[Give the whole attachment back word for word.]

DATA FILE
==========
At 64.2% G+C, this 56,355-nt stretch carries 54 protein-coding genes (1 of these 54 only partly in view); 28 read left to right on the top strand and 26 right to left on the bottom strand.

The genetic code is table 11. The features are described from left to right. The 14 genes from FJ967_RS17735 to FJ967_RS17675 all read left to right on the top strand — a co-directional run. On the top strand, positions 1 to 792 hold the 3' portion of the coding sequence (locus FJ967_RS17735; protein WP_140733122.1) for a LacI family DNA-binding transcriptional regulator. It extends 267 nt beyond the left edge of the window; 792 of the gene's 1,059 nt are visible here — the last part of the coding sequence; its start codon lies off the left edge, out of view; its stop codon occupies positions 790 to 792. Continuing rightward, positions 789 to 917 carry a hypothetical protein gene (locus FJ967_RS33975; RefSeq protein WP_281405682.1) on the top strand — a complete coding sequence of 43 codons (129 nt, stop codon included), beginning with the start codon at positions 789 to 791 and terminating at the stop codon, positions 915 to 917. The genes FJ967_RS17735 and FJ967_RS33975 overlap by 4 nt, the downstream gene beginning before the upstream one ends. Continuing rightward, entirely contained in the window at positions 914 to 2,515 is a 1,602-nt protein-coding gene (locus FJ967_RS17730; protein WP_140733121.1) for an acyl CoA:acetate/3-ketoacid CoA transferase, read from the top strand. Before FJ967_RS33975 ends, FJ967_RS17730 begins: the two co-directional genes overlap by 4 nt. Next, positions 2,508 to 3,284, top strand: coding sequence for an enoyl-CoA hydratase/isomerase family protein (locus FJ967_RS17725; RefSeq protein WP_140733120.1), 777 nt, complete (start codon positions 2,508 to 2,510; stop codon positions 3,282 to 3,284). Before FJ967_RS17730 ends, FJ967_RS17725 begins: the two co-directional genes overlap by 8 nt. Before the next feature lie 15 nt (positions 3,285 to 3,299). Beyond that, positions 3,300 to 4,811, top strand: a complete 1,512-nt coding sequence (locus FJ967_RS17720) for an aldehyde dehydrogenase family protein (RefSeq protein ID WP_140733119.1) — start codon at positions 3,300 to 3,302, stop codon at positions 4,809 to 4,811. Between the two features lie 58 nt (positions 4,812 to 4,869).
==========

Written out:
At 64.2% G+C, this 56,355-nt stretch carries 54 protein-coding genes (1 of these 54 only partly in view); 28 read left to right on the top strand and 26 right to left on the bottom strand.

The genetic code is table 11. The features are described from left to right. The 14 genes from FJ967_RS17735 to FJ967_RS17675 all read left to right on the top strand — a co-directional run. On the top strand, positions 1 to 792 hold the 3' portion of the coding sequence (locus FJ967_RS17735; protein WP_140733122.1) for a LacI family DNA-binding transcriptional regulator. It extends 267 nt beyond the left edge of the window; 792 of the gene's 1,059 nt are visible here — the last part of the coding sequence; its start codon lies off the left edge, out of view; its stop codon occupies positions 790 to 792. Continuing rightward, positions 789 to 917 carry a hypothetical protein gene (locus FJ967_RS33975; RefSeq protein WP_281405682.1) on the top strand — a complete coding sequence of 43 codons (129 nt, stop codon included), beginning with the start codon at positions 789 to 791 and terminating at the stop codon, positions 915 to 917. The genes FJ967_RS17735 and FJ967_RS33975 overlap by 4 nt, the downstream gene beginning before the upstream one ends. Continuing rightward, entirely contained in the window at positions 914 to 2,515 is a 1,602-nt protein-coding gene (locus FJ967_RS17730; protein WP_140733121.1) for an acyl CoA:acetate/3-ketoacid CoA transferase, read from the top strand. Before FJ967_RS33975 ends, FJ967_RS17730 begins: the two co-directional genes overlap by 4 nt. Next, positions 2,508 to 3,284, top strand: coding sequence for an enoyl-CoA hydratase/isomerase family protein (locus FJ967_RS17725; RefSeq protein WP_140733120.1), 777 nt, complete (start codon positions 2,508 to 2,510; stop codon positions 3,282 to 3,284). Before FJ967_RS17730 ends, FJ967_RS17725 begins: the two co-directional genes overlap by 8 nt. Before the next feature lie 15 nt (positions 3,285 to 3,299). Beyond that, positions 3,300 to 4,811, top strand: a complete 1,512-nt coding sequence (locus FJ967_RS17720) for an aldehyde dehydrogenase family protein (RefSeq protein ID WP_140733119.1) — start codon at positions 3,300 to 3,302, stop codon at positions 4,809 to 4,811. Between the two features lie 58 nt (positions 4,812 to 4,869).